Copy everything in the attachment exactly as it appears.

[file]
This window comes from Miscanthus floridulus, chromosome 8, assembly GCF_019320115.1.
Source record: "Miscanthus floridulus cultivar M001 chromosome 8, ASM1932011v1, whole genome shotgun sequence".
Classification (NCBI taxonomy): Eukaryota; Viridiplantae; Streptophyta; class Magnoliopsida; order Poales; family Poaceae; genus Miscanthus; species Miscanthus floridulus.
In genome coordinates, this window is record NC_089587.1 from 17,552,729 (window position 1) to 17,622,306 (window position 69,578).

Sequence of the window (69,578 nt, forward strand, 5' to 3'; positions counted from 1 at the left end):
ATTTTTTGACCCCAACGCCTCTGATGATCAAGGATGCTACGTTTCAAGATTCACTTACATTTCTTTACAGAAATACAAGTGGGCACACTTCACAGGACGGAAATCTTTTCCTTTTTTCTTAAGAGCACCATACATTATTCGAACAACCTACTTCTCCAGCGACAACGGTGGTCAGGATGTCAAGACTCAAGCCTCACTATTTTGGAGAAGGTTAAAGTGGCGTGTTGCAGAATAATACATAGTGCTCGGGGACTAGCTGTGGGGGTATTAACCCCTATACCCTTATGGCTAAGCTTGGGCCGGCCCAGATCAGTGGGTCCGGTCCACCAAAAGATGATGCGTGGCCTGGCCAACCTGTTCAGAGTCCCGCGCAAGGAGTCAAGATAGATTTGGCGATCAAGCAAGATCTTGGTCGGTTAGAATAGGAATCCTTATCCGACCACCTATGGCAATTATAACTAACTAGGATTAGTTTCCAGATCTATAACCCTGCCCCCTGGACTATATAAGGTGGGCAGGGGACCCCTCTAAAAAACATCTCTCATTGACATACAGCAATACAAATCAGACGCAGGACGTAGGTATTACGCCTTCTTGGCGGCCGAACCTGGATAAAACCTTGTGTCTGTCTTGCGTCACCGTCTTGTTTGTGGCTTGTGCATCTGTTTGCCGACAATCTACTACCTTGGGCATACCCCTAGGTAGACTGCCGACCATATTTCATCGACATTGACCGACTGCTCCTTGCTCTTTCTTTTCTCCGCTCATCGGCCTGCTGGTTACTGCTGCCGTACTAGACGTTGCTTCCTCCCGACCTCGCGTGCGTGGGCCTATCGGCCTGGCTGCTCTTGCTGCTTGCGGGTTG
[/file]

This window comes from Miscanthus floridulus, chromosome 8, assembly GCF_019320115.1.
Source record: "Miscanthus floridulus cultivar M001 chromosome 8, ASM1932011v1, whole genome shotgun sequence".
Classification (NCBI taxonomy): Eukaryota; Viridiplantae; Streptophyta; class Magnoliopsida; order Poales; family Poaceae; genus Miscanthus; species Miscanthus floridulus.
In genome coordinates, this window is record NC_089587.1 from 17,552,729 (window position 1) to 17,622,306 (window position 69,578).

Sequence of the window (69,578 nt, forward strand, 5' to 3'; positions counted from 1 at the left end):
ATTTTTTGACCCCAACGCCTCTGATGATCAAGGATGCTACGTTTCAAGATTCACTTACATTTCTTTACAGAAATACAAGTGGGCACACTTCACAGGACGGAAATCTTTTCCTTTTTTCTTAAGAGCACCATACATTATTCGAACAACCTACTTCTCCAGCGACAACGGTGGTCAGGATGTCAAGACTCAAGCCTCACTATTTTGGAGAAGGTTAAAGTGGCGTGTTGCAGAATAATACATAGTGCTCGGGGACTAGCTGTGGGGGTATTAACCCCTATACCCTTATGGCTAAGCTTGGGCCGGCCCAGATCAGTGGGTCCGGTCCACCAAAAGATGATGCGTGGCCTGGCCAACCTGTTCAGAGTCCCGCGCAAGGAGTCAAGATAGATTTGGCGATCAAGCAAGATCTTGGTCGGTTAGAATAGGAATCCTTATCCGACCACCTATGGCAATTATAACTAACTAGGATTAGTTTCCAGATCTATAACCCTGCCCCCTGGACTATATAAGGTGGGCAGGGGACCCCTCTAAAAAACATCTCTCATTGACATACAGCAATACAAATCAGACGCAGGACGTAGGTATTACGCCTTCTTGGCGGCCGAACCTGGATAAAACCTTGTGTCTGTCTTGCGTCACCGTCTTGTTTGTGGCTTGTGCATCTGTTTGCCGACAATCTACTACCTTGGGCATACCCCTAGGTAGACTGCCGACCATATTTCATCGACATTGACCGACTGCTCCTTGCTCTTTCTTTTCTCCGCTCATCGGCCTGCTGGTTACTGCTGCCGTACTAGACGTTGCTTCCTCCCGACCTCGCGTGCGTGGGCCTATCGGCCTGGCTGCTCTTGCTGCTTGCGGGTTG